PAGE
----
Hellebore Hell

GeeDaveyMarch 27, 2005

I really want to like hellebores but have had little success for two years. I can not keep Janet Starnes alive much less healthy, my Helleborus foetidus either die during the winter or bloom, fall-over and pull themselves out of the ground. I've gotten Helleborus argutifolius to stay alive and bloom sometimes but they look so ratty.

What am I doing wrong? They are mostly in medium shade, lighter during the winter. They get fertilizer, although perhaps not enough. I've staked them and they still often fall over.

Is this common?

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jgwoodard(USDA z7 TN)

Hi GeeDavey,

I would suggest putting the ones you mentioned in full sun. Both of them will develop more dense growth with stronger stems in sun. I doubt lack of nutrients is the problem. As for Janet Starnes and H. argutifolius, they can look quite ratty depending on the winter. Though the roots and stem are not likely to suffer in your zone, the leaves can suffer significant damage.

Have you ever tried Helleborus x hybridus? It can be a bit less fussy, but I'm sure you can grow the others well too. What is the soil like?

    Bookmark   March 27, 2005 at 9:34PM
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Hmm, most of the attraction was for shade. That could certainly be the problem if they need more sun. THe Janet Starnes has re-emerged but it clearly dies back to the ground this winter, which was not particularly harsh.

I have not tried H. x Hybridus, although I might. I particularly liked the wide serrated edges of Argutifolius and the dissected leaves of Foetidus. x Hybridus has nicer flowers, I agree.

So sun is helpful? Am I wrong that they are marketed as shade plants?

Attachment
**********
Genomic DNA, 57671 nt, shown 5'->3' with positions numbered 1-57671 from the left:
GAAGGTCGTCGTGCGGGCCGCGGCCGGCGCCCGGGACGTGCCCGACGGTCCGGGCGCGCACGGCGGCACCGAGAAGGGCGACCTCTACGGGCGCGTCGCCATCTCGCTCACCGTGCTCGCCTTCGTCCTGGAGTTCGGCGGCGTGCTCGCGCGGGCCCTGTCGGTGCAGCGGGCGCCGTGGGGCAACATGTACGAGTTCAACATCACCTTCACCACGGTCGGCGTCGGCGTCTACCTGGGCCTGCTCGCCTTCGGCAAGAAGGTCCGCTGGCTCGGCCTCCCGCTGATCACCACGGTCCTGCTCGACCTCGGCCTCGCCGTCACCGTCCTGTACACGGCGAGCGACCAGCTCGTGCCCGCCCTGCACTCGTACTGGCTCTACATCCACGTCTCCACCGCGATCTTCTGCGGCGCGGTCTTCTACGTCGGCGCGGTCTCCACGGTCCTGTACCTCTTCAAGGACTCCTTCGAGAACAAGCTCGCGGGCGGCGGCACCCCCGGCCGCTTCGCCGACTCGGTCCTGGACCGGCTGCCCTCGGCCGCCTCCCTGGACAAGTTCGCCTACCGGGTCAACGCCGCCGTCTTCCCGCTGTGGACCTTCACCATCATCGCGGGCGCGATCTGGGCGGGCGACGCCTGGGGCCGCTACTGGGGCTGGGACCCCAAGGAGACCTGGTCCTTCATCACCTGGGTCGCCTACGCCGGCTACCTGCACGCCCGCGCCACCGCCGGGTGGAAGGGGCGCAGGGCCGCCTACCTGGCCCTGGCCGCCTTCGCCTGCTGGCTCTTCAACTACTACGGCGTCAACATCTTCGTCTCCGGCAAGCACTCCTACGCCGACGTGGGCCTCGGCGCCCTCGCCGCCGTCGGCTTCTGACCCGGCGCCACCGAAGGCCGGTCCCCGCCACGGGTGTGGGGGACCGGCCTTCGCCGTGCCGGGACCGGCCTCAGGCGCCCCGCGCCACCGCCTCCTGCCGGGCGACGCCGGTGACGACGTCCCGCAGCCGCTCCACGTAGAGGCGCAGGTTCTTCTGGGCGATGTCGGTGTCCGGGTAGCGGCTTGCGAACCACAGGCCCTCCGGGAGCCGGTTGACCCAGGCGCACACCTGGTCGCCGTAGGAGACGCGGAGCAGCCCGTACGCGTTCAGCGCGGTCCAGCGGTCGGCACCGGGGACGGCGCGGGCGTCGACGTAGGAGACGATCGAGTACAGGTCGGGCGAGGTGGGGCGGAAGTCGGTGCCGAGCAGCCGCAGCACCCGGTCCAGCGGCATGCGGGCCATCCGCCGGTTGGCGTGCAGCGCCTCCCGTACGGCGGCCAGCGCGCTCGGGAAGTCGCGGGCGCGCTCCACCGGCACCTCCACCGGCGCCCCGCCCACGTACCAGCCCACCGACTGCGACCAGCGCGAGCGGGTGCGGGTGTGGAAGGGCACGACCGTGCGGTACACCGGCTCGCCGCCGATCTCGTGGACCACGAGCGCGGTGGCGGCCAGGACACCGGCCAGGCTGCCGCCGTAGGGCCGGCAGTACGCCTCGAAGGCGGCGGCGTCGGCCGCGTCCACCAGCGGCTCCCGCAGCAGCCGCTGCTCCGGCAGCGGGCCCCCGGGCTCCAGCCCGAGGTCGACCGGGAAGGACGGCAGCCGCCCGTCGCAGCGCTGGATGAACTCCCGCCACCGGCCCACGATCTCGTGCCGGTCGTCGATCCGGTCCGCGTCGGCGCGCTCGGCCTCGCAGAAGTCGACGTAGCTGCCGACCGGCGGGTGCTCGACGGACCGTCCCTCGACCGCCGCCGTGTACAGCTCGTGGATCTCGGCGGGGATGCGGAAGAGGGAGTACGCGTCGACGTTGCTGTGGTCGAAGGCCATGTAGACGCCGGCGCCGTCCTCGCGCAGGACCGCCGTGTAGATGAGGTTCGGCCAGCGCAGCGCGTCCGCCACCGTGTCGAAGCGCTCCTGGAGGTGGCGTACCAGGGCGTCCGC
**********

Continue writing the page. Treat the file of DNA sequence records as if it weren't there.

Bookmark   April 4, 2005 at 9:26PM
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Greenmanplants(UDSA Zone 8)

Argutifolius used to be known as H corsicus, have a look on the map for Corsica and you'll see that at that latitude the sun is pretty strong, even in shrub it will get a lot of light. I grow mine in full sun in Southern England and it's a healthy long lived plant.

Foetidus comes from more northern climes and is a woodland edge dweller, sun for part of the day, especially in winter is the regime. It also grows in the Pyrenees on exposed cliffs and rock cracks, but usually to the shady side. The trick here is that it grows in very lean conditions. It makes a tough little plant 10-18". In the garden with feeding and good soil they reach 24-30" get very lush and soft, I suspect this is why you're getting damage.

So starve foetidus in poor soil, bit more sun, at least part of the day.
Argutifolius, Much more sun.

One last and quite important thing with both these plants, they are both really easy and quick from seed, 15 months to flowering. They do not like being transplanted or disturbed....plant the seed in situ, or plant out as very small plants, ie 2" seedlings and you will be rewarded with much better plants.

Personally I think they are better than the hybrids, both keep their flowers from December - May for me, one of the very few plants to really take on the winter months, and for that reason alone will always have a place in any garden I ever have. As you say, the foliage the rest of the year, is good as well.

Cheers Greenmanplants

    Bookmark   April 5, 2005 at 2:22AM
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Ah that makes more sense. You are dead on with the foetidus. It's in rich soil and falls over.

I'll have to recalibrate my expectations, but you are right Greenman, they are the best source of flowers from Dec-April. That is hard to beat.

    Bookmark   April 5, 2005 at 8:32PM
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